Ian Rapoport Is Competing Against Everyone
“When I’m working, when I’m not working – my brain is still going on overdrive.”
The 2023 NFL Draft was a weekend filled with speculation, intrigue and musing among football fans and experts alike. After two quarterbacks were selected with the first two picks – C.J. Stroud by the Jacksonville Jaguars; and Bryce Young by the Houston Texans – Ian Rapoport had the inclination that something was about to break at the event in Kansas City.
The third pick of the night was held by the Arizona Cardinals, but through previous intel, Rapoport knew there was a chance the team would trade it. His phone then lit up with a text message from a source that simply read, “Texans trading.” Receiving a message of this magnitude takes years of networking, credibility and immense trust from the people you cover. Rapoport has worked hard to attain all of them.
He replied by asking, “Did the Texans trade up to three?,” as the team was not set to pick again until No. 12 overall. Once he got confirmation of the scenario, he began to visibly shake in excitement and captured the attention of the NFL Network team.
“I sit there with a camera in front of me that’s not always on air – this is during the Draft – and the producer gets in my ear and he goes, ‘Can you go on air with whatever you have?,’ and I just say, ‘Yes.’” Rapoport recalled. “And then I hear Rich Eisen go, ‘Ian, you have news,’ and I was able to break that the Texans have traded up to three to go get Will Anderson.”
This is the craft through which Rapoport has cultivated a successful journalism career, ultimately distinguishing him as NFL Network’s goto insider. He hardly ever separates himself from the job, equipped with an unparalleled work ethic to ensure he can communicate messages accurately and in a timely manner. While some people may argue that he is in direct competition with others in his position, such as Adam Schefter of ESPN, Jay Glazer of FOX Sports and Mike Florio of ProFootballTalk and NBC Sports, the reality of the situation is that it is Rapoport vs. the world.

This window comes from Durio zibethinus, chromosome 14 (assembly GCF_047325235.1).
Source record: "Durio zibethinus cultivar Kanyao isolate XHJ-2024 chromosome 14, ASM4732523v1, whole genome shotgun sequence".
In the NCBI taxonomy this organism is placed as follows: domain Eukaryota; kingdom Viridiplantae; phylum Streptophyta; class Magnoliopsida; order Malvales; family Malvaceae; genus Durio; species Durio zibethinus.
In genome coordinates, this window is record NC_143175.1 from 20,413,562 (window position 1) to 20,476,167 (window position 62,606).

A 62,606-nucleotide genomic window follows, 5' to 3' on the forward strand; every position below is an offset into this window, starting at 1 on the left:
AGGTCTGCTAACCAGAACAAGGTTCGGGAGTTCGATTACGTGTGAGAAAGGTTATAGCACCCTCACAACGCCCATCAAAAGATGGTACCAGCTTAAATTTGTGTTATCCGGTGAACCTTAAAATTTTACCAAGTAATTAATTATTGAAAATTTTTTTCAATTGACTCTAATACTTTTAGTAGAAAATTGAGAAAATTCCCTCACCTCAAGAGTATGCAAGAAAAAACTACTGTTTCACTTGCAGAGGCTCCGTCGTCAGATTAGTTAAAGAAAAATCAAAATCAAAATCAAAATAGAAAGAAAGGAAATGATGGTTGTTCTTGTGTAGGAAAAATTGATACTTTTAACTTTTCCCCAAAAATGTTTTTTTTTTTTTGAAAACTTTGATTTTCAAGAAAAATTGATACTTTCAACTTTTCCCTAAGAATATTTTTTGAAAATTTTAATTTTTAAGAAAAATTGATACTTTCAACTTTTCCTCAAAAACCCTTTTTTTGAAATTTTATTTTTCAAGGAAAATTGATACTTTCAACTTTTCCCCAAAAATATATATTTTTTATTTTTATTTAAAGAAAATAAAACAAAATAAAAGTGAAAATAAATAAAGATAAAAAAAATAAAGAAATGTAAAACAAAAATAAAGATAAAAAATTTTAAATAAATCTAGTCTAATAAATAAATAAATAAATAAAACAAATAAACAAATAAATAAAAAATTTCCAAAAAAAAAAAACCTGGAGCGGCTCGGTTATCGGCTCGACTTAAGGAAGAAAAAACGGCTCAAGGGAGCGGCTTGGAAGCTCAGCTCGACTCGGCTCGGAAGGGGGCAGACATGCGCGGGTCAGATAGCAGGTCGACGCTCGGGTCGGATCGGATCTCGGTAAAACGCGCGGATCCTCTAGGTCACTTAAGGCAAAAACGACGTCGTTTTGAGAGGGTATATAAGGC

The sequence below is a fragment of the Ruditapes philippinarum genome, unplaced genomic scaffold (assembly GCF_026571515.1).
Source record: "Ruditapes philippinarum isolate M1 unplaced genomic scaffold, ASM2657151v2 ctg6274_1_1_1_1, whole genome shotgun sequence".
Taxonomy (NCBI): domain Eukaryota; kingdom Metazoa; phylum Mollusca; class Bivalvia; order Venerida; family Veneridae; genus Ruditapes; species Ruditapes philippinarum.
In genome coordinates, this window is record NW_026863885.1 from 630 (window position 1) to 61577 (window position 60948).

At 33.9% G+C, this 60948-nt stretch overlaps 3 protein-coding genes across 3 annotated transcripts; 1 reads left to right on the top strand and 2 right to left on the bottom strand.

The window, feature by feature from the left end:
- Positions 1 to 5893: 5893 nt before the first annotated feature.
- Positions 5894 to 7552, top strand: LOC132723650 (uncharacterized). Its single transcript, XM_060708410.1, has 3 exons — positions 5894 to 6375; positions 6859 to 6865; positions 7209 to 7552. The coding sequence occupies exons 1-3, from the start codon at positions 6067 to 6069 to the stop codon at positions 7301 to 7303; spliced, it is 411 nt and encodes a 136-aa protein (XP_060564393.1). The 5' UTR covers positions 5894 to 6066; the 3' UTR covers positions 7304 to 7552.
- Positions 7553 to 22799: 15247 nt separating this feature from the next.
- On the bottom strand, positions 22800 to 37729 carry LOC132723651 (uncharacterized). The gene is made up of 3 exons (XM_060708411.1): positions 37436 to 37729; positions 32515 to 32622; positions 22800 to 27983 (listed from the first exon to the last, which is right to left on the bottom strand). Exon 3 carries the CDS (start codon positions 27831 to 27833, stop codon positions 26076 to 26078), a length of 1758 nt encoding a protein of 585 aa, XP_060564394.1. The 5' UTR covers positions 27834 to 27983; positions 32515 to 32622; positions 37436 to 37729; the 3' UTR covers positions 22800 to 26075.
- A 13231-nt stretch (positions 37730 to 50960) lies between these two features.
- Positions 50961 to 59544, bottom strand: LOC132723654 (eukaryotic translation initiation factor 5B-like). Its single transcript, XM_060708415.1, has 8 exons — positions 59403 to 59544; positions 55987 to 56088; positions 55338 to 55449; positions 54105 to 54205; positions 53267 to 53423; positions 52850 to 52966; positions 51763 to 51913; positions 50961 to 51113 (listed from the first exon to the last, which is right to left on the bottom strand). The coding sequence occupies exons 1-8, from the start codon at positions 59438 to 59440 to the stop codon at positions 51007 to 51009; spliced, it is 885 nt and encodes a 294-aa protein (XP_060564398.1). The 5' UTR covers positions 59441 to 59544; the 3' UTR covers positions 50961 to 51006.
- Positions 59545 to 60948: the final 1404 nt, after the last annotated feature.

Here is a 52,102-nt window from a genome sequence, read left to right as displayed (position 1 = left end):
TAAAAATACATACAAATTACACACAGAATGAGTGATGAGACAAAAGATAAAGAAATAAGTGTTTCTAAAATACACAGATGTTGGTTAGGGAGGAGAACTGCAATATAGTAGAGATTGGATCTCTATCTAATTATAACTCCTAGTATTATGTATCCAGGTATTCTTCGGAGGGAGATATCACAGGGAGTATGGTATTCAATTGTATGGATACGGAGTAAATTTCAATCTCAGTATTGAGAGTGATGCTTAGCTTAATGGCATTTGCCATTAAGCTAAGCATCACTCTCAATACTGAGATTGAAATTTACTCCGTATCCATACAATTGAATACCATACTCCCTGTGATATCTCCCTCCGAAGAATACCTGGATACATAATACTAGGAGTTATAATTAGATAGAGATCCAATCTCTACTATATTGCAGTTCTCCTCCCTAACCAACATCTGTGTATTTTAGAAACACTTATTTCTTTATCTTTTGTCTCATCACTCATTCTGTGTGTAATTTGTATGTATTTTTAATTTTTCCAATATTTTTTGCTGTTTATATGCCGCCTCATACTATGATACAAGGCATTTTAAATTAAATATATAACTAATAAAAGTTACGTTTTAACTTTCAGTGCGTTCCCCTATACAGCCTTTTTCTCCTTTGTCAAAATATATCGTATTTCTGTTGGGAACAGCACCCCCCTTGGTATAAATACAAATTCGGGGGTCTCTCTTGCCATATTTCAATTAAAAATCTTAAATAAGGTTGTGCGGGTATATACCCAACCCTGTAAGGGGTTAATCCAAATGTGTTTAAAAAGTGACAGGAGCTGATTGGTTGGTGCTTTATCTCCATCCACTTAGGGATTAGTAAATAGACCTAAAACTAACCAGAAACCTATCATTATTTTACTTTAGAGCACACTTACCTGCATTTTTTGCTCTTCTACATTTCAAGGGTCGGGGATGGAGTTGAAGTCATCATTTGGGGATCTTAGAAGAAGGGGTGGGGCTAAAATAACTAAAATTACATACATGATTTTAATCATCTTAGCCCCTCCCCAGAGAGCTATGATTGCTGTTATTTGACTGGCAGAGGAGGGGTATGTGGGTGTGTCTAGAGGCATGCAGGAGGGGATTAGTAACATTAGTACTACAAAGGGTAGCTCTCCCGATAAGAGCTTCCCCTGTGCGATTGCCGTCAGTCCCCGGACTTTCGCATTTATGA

“It’s such a small world now and everyone is interconnected – and with Twitter, literally anyone could break a story and have it go viral,” Rapoport said. “Obviously, you want everything first, but really you’re competing against everyone that exists because anyone could get the story at any moment.”
Work-life balance in such a role is usually quite insurmountable in today’s dynamic, interminable breaking news environment. Rapoport strives to find some level of normalcy in his life by playing golf and attending his sons’ sporting events. In the end though, he knows the world of football never sleeps, and it is up to him to remain in the know at all hours of the day, essentially always on standby to break the next big story.
“I do not turn my phone off because that’s actually way more stressful,” Rapoport said. “At least now when my phone’s on and near me, if something crazy happens, I can react rather than having a fake relaxation moment and then being caught off guard with something.”
Rapoport recognized that journalism was the field for him almost immediately after stepping onto the Columbia University campus. He worked his way up at The Dial to ultimately become its associate sports editor. In the summer preceding his senior year, he landed a coveted internship with ESPN where he gained invaluable experience in the world of television production.
By the time he graduated, Rapoport envisioned himself becoming a nationally acclaimed sportswriter, but he knew it was going to require he start small. Three hundred eleven job applications and two interviews later, he landed a part-time role with The Journal News in Westchester, N.Y. covering high school sports. It gave him a start in the highly-competitive business – and kept him close to home while trying many new things.